5 common pronunciation mistakes for Spanish learners

5 common pronunciation mistakes for Spanish learners

by Alison Maciejewski Cortez

Updated November 4, 2022

When you learn Spanish at home or take one-on-one online Spanish lessons, you have an advantage over classroom learners. Your tutor can focus specifically on your pronunciation. A teacher who makes sure to catch and correct your Spanish pronunciation is key to your improvement.

The best way to learn Spanish is to mimic native speakers. We’ve talked before about how to have a Spanish accent. As native English speakers, today we will focus on un-learning English letter pronunciations.

These are the 5 common mistakes for Spanish learners that will make you sound non-native.

1. Liquefying the letter R: pero vs. perro

For the English letter R, the tip of the tongue never touches the gum ridge or teeth. Linguistically speaking, it is a voiced (post)alveolar R. Linguists call this a “liquid” R because there is no phonetic stoppage. It’s a smooth transition between previous and following sounds: bleary, rent, clearly, road, sorry. 

The Spanish R is never liquid. We detailed the two pronunciations of Spanish letter R in our blog post about how to roll the Spanish R, but basically there is the ‘trilled’ R and the single r. The single R in Spanish is just a tap of the tongue like the English /d/ noise. The double RR is a full trill. These two sounds are audibly distinct between the words pero vs. perro (PE-do vs. PE-RRo). Using a liquid R is a mistake from non-native speakers.

2. Exploding the letter D: de nada

For the letter D in English, air is stopped by the tongue pressing against the tooth ridge and upper side teeth. The sound is aspirated when the air is released, making an explosive sound: darn. The Spanish D is different. It is a voiced ‘th’ /ð/ sound such as in English words: this, thus, though, thither, the. When you say “de nada” in Spanish, it is a softer fricative noise: THE NA-tha.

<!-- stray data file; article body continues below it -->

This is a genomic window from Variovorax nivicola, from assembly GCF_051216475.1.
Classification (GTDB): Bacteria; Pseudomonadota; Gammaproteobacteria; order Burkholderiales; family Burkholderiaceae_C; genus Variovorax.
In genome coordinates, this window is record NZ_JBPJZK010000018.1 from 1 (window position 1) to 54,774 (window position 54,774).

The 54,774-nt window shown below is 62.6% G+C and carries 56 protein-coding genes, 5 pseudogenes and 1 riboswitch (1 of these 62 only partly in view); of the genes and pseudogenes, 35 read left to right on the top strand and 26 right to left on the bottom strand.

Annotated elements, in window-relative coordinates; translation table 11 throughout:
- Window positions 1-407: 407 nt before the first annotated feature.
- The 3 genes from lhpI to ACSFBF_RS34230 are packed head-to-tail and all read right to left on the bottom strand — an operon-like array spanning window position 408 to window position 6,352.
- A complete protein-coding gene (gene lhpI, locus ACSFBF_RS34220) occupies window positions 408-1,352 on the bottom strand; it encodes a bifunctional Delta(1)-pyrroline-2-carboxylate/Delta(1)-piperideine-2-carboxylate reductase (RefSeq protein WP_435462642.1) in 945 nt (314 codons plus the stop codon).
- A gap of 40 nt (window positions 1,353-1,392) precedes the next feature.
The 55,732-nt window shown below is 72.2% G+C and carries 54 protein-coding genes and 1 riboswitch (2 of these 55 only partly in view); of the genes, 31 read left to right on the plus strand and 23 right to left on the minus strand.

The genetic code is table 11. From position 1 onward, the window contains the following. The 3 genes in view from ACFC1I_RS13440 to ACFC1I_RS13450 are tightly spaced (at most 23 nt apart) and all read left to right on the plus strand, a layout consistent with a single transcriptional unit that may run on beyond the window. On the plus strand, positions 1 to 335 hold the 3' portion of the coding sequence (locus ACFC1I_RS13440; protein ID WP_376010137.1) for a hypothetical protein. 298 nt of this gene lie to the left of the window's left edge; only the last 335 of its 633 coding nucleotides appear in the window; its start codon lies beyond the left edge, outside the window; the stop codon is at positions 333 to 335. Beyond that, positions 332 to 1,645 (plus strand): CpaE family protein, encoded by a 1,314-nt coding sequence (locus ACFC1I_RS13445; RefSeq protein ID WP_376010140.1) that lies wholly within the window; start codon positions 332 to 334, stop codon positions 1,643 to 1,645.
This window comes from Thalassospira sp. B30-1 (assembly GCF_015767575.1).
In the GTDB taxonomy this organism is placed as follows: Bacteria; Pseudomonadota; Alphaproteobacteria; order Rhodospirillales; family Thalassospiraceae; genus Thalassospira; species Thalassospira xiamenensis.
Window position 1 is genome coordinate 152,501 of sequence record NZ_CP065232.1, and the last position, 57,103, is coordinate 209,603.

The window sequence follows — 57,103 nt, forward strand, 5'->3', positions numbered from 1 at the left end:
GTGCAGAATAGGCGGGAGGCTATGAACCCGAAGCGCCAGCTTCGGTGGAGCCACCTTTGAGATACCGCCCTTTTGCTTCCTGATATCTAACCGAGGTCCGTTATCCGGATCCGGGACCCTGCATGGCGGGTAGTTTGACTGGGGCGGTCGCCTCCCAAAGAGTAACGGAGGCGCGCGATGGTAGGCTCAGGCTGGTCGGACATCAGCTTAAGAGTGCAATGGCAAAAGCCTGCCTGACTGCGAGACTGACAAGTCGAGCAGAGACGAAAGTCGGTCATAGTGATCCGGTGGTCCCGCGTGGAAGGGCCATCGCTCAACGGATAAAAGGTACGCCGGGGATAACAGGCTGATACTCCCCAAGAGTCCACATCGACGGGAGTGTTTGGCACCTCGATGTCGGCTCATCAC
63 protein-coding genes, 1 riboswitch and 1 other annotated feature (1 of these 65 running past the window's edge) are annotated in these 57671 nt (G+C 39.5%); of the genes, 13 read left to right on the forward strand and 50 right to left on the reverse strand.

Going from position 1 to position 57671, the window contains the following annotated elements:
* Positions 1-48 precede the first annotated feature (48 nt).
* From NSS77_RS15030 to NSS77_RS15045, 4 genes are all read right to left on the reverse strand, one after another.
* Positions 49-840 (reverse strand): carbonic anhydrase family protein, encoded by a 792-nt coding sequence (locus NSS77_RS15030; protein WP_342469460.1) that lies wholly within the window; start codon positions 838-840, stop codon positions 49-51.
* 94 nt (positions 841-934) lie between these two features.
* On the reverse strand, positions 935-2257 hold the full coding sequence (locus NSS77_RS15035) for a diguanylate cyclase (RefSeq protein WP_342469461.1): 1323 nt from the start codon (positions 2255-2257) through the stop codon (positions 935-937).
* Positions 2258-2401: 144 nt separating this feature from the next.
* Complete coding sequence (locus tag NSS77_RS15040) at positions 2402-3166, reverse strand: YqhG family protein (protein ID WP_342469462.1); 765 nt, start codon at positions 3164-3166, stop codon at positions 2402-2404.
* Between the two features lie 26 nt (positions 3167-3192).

3. Aspirating the letter P: paloma

In English the letter P is aspirated. That means by closing the lips, air is prevented from leaving the vocal tract. When the lips part, the air is released and you get the English P noise as in Peppa Pig Party. In Spanish the letter P is never aspirated. It’s like when a P occurs at the end of English words: lap, tip, cap. The lips do touch but there is no puff of air. Paloma or dove in Spanish (also the name of a delicious Mexican tequila and grapefruit cocktail) is pronounced without that puff of air.

4. Pronouncing the letter H: hola

The letter H in Spanish is never pronounced. For hola, Hector, habichuela, hondureña, and albahaca they are all pronounced as if the H does not exist: ola, ector, abichuela, ondureña, alba-aca. Spanish learners often forget this rule while they are reading or talking and aspirate the H. Learn to notice it and pronounce it correctly, which means not pronouncing it at all.

5. The vowels: a, e, i, o, u

The best way to learn Spanish pronunciation from the start is to focus on your vowel sounds. In English, each vowel has multiple possible pronunciations. For example the vowel A has three pronunciations: the short vowel sound -a, the long vowel sound like the letter -A, and the –ah sound. These three sounds can be seen in three different words: rabbit, dare, and far (r-a-bbit, d-A-re, and f-ah-r).

In Spanish the vowel A has only one sound. The Spanish A closely matches the 3rd –ah pronunciation in English. In Spanish you will never hear –a as in rabbit or –A as in dare. Spanish vowels are 100% consistent in their pronunciation regardless of the word so you can be sure to always read the letter A as –ah. 

From the letters R, D, P, and H to the consistent vowel sounds, fix your major Spanish pronunciation mistakes by reading Spanish names aloud. For example Pilar is not phuh-LARR but pee-LAD. Practise with your own friends’ names or watch Spanish movies on Netflix. Listening to how native Spanish speakers pronounce their own names is the best way to reinforce correct pronunciation.  


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